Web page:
The destruction of America’s economy in order to demonstrate climate change ‘leadership’ hangs over our heads like the sword of Damocles. Elsewhere in these comment streams I recently remarked, “Nothing will speed post-Americanism more than acceding to the economy busting hysterical nostrums that are supposed to counter anthropogenic global warming. That is one of the many forms of now operant national suicide that the Left is busy implementing.” In the 1nov16 WSJ two more scientists again attempt to teach the teachables that atmospheric CO2 in the realistically contemplated concentrations will indeed warm the earth slightly. But that warming will be a blessing to the nutritional and living space needs of the arriving billions over the remainder of this century. Meanwhile technology has already and continues to reduce/remove environmental toxins and CO2 emissions without the draconian measures prescribed by the promoters of Agenda21 objectives and those non-participants expecting a handout in the process. (more here)
Don Rogers, publisher of our local newspaper The Union, goes through a tortured analysis cum apology (here) of why he decided to publish the now notorious 29oct16 political advertisement by Mr Frank Pinney. His soul searching concludes with a remarkable statement that I hope he, upon reflection, will reconsider. Mr Rogers’ apologetic ends with –
Where “censorship” and “judgment” meet is highly subjective and ever present. Where do we trust readers to make their own determinations and where do we decide to protect sensibilities beyond the conventions of libel in this era, and this race in particular? ... From what I’m hearing from readers, we drew the lines too loosely. Or rather, I did. I made the final call. Ironically enough, I did so not out of sympathy for the positions taken, but in trying to apply standards of libel, invasion of privacy, obscenity and clearness of opinion from facts. And also from the standpoint of political rhetoric in an advertisement as opposed to news or commentary. … This does raise an obvious question that doesn’t seem to bother our big league brethren: If it wouldn’t make the cut for commentary, why should it get a chance as a political advertisement? … It’s one we’ll have to consider more thoroughly in the future, plainly.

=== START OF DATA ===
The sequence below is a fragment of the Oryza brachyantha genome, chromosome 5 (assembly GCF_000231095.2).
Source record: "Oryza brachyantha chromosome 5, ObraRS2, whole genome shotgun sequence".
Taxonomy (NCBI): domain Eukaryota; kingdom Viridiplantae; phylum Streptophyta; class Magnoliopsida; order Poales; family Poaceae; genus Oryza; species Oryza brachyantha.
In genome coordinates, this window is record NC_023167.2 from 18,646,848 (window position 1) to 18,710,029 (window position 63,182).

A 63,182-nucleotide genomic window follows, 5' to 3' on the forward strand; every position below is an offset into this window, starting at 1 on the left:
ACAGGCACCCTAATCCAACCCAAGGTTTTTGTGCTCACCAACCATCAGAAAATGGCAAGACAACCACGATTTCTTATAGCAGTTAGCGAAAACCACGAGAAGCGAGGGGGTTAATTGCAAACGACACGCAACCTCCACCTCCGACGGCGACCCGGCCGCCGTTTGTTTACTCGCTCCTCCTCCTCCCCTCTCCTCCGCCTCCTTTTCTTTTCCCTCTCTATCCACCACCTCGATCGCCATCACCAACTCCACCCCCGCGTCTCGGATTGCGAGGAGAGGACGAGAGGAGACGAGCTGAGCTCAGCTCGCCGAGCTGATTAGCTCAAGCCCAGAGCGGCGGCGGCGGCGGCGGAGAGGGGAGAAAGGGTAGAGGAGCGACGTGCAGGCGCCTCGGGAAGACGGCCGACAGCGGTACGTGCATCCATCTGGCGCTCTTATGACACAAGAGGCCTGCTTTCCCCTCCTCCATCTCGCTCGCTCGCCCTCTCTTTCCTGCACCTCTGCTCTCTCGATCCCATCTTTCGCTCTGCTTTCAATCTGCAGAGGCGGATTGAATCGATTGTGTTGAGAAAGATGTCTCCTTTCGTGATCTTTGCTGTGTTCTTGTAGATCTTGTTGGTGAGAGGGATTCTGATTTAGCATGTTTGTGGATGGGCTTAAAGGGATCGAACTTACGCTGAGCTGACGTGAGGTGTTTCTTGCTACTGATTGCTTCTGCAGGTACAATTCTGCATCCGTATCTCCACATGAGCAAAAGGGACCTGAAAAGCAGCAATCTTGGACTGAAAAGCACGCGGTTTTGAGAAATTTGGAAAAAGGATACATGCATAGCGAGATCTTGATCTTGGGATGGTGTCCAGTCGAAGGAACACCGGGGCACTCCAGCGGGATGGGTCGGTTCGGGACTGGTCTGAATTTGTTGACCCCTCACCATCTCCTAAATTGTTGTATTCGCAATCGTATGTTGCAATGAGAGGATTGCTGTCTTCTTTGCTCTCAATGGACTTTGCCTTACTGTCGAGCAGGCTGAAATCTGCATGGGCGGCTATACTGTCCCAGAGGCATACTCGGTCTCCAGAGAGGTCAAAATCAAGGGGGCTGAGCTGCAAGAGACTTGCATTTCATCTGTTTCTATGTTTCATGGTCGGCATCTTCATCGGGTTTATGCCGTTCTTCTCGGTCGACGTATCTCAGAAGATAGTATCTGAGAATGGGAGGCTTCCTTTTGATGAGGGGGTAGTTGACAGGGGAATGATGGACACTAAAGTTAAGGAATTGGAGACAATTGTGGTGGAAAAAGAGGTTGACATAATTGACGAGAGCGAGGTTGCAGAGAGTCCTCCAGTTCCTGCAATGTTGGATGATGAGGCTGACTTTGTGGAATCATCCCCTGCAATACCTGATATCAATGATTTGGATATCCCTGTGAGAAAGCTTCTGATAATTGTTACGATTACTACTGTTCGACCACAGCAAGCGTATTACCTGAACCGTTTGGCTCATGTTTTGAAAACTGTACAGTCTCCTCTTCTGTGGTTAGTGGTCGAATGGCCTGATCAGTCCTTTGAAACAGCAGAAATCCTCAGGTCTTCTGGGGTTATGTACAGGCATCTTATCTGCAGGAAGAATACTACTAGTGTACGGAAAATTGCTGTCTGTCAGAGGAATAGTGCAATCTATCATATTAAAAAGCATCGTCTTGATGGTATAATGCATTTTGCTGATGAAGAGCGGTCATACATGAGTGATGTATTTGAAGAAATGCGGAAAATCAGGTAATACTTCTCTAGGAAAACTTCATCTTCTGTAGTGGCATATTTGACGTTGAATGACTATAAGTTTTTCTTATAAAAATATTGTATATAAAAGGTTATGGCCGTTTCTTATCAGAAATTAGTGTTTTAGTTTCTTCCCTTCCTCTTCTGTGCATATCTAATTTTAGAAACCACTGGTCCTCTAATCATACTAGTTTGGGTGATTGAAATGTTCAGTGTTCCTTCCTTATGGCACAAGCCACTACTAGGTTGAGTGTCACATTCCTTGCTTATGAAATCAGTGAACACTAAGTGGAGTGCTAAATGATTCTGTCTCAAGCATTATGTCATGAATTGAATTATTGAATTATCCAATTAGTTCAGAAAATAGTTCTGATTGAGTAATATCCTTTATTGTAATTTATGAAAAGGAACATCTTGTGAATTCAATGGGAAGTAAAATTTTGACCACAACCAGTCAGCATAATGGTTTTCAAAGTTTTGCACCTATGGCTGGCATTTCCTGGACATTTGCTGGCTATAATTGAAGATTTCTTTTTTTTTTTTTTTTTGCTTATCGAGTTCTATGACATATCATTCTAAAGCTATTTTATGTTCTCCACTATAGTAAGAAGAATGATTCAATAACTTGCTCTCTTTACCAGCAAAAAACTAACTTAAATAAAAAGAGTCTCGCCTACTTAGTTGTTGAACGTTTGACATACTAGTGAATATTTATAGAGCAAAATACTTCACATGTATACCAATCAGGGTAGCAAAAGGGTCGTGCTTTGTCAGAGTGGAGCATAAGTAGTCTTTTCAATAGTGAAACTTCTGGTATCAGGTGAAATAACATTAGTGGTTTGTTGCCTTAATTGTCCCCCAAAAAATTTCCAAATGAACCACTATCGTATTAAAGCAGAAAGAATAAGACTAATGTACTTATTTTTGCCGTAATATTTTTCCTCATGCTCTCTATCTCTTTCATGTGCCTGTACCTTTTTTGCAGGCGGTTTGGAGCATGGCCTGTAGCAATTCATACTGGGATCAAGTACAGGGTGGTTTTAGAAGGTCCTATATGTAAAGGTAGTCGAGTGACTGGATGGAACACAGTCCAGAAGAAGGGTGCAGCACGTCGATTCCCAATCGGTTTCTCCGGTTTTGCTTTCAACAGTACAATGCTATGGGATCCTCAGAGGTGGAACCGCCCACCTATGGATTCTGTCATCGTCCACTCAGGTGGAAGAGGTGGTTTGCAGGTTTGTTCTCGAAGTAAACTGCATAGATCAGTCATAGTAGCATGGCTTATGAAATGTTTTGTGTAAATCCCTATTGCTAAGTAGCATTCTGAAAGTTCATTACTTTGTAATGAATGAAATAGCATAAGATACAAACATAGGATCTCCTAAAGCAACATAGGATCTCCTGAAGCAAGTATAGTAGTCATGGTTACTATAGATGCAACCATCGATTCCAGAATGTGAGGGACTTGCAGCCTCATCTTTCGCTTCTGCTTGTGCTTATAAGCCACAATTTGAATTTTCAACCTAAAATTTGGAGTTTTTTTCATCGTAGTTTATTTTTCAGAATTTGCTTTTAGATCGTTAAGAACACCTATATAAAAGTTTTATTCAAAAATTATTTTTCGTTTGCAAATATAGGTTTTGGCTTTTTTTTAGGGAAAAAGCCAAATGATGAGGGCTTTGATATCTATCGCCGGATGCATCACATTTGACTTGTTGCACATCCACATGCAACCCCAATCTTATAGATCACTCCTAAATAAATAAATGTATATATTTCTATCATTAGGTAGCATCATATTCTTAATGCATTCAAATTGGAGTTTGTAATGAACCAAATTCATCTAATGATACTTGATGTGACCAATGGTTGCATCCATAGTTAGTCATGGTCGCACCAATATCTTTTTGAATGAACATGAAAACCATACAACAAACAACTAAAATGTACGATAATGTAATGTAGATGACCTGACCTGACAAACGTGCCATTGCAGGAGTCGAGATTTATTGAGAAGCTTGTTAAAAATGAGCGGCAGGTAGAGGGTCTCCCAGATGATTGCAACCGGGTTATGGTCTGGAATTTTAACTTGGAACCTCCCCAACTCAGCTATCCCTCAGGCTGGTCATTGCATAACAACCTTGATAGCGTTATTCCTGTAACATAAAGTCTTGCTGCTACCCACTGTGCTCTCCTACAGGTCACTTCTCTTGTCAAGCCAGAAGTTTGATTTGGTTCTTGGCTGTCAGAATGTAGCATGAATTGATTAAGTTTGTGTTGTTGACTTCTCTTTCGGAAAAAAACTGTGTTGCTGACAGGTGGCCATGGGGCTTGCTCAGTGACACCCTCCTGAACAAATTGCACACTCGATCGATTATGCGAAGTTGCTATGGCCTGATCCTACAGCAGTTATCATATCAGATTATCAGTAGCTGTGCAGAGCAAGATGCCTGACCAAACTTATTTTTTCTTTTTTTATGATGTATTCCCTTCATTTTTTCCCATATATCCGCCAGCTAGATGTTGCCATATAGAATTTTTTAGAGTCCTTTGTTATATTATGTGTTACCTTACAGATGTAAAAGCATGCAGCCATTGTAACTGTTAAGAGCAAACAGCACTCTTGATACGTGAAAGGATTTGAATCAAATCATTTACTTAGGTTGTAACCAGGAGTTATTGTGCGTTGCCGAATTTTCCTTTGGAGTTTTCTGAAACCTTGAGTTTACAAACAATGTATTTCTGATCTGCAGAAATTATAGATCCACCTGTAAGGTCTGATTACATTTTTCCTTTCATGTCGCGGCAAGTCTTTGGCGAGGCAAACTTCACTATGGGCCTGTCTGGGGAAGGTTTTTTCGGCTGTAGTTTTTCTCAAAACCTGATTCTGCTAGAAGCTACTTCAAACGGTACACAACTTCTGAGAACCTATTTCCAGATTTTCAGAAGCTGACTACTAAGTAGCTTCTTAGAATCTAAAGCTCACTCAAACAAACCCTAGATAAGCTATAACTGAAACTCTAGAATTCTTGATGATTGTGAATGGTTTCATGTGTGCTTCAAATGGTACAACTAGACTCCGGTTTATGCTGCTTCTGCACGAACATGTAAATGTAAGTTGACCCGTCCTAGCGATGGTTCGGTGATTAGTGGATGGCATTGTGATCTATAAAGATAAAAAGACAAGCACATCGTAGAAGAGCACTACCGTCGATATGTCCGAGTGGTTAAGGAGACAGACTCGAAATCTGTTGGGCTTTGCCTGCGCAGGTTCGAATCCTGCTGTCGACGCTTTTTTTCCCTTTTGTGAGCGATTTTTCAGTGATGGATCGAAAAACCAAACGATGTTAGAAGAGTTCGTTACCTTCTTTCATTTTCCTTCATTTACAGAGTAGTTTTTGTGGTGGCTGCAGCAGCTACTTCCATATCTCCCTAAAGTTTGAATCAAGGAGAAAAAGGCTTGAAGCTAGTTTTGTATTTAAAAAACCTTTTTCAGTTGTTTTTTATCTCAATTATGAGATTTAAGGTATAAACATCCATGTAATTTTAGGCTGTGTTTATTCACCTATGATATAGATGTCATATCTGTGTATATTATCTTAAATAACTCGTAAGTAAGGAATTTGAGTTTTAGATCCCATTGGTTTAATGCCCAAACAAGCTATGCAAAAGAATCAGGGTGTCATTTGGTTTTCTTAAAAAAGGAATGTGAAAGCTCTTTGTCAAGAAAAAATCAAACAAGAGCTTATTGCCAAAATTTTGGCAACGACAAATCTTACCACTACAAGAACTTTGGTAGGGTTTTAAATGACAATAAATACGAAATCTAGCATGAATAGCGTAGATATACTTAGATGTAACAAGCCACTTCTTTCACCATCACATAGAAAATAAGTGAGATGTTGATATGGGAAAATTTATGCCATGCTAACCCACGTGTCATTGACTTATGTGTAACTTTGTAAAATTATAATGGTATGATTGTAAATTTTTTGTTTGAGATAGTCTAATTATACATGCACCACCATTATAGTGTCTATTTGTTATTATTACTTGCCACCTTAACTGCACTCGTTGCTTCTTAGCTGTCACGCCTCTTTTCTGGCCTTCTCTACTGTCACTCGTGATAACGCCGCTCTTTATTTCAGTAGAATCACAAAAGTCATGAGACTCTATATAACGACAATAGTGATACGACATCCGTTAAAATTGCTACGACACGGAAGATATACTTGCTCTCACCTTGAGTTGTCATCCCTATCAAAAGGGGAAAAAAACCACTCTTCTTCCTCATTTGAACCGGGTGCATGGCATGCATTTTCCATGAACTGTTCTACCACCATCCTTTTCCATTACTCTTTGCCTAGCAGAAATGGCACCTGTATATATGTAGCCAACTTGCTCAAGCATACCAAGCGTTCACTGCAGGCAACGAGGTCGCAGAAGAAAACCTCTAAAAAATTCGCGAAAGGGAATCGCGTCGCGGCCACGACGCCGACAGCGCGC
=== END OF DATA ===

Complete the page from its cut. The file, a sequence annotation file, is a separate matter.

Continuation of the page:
First, we’ll forgive him for confusing the orthogonality of “trusting readers to make their own determination” with his self-anointed task “to protect sensibilities beyond the conventions of libel”. The answer here is simple – trust your readers! But the apex of his suffering comes from mistaking advertised political speech for commentary qualifying as the paper’s editorial content. Conflating the two as eschewed by his “big league brethren” does indeed expose his tendency to become the community’s censor of political speech. The rules for libel, especially in a heated election season, are almost non-existent as evidenced by the torrent of invectives from the candidates and their political ads nationwide. In this category Mr Pinney’s exhortations were low-grade ore. So Mr Rogers, ignore the progressive pinhead contingent of your readership, and let it be.